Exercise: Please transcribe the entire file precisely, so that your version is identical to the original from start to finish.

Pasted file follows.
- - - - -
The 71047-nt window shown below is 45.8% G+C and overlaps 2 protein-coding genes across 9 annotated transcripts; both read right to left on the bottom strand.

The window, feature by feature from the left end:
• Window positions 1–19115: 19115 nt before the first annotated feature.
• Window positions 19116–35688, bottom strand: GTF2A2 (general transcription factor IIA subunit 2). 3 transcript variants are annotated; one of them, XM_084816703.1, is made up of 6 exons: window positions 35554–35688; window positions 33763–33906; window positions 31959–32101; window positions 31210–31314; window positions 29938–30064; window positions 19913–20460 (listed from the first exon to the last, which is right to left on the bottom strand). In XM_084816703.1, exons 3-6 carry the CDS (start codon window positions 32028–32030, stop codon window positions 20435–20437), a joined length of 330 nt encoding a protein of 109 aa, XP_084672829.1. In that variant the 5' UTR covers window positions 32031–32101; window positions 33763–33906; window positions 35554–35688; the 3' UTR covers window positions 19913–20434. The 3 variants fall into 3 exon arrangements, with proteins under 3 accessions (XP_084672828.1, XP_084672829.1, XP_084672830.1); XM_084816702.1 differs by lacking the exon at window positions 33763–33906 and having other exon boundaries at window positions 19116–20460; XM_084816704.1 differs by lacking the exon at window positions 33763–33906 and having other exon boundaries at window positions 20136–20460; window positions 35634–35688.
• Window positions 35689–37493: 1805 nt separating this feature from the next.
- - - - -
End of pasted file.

The 71047-nt window shown below is 45.8% G+C and overlaps 2 protein-coding genes across 9 annotated transcripts; both read right to left on the bottom strand.

The window, feature by feature from the left end:
• Window positions 1–19115: 19115 nt before the first annotated feature.
• Window positions 19116–35688, bottom strand: GTF2A2 (general transcription factor IIA subunit 2). 3 transcript variants are annotated; one of them, XM_084816703.1, is made up of 6 exons: window positions 35554–35688; window positions 33763–33906; window positions 31959–32101; window positions 31210–31314; window positions 29938–30064; window positions 19913–20460 (listed from the first exon to the last, which is right to left on the bottom strand). In XM_084816703.1, exons 3-6 carry the CDS (start codon window positions 32028–32030, stop codon window positions 20435–20437), a joined length of 330 nt encoding a protein of 109 aa, XP_084672829.1. In that variant the 5' UTR covers window positions 32031–32101; window positions 33763–33906; window positions 35554–35688; the 3' UTR covers window positions 19913–20434. The 3 variants fall into 3 exon arrangements, with proteins under 3 accessions (XP_084672828.1, XP_084672829.1, XP_084672830.1); XM_084816702.1 differs by lacking the exon at window positions 33763–33906 and having other exon boundaries at window positions 19116–20460; XM_084816704.1 differs by lacking the exon at window positions 33763–33906 and having other exon boundaries at window positions 20136–20460; window positions 35634–35688.
• Window positions 35689–37493: 1805 nt separating this feature from the next.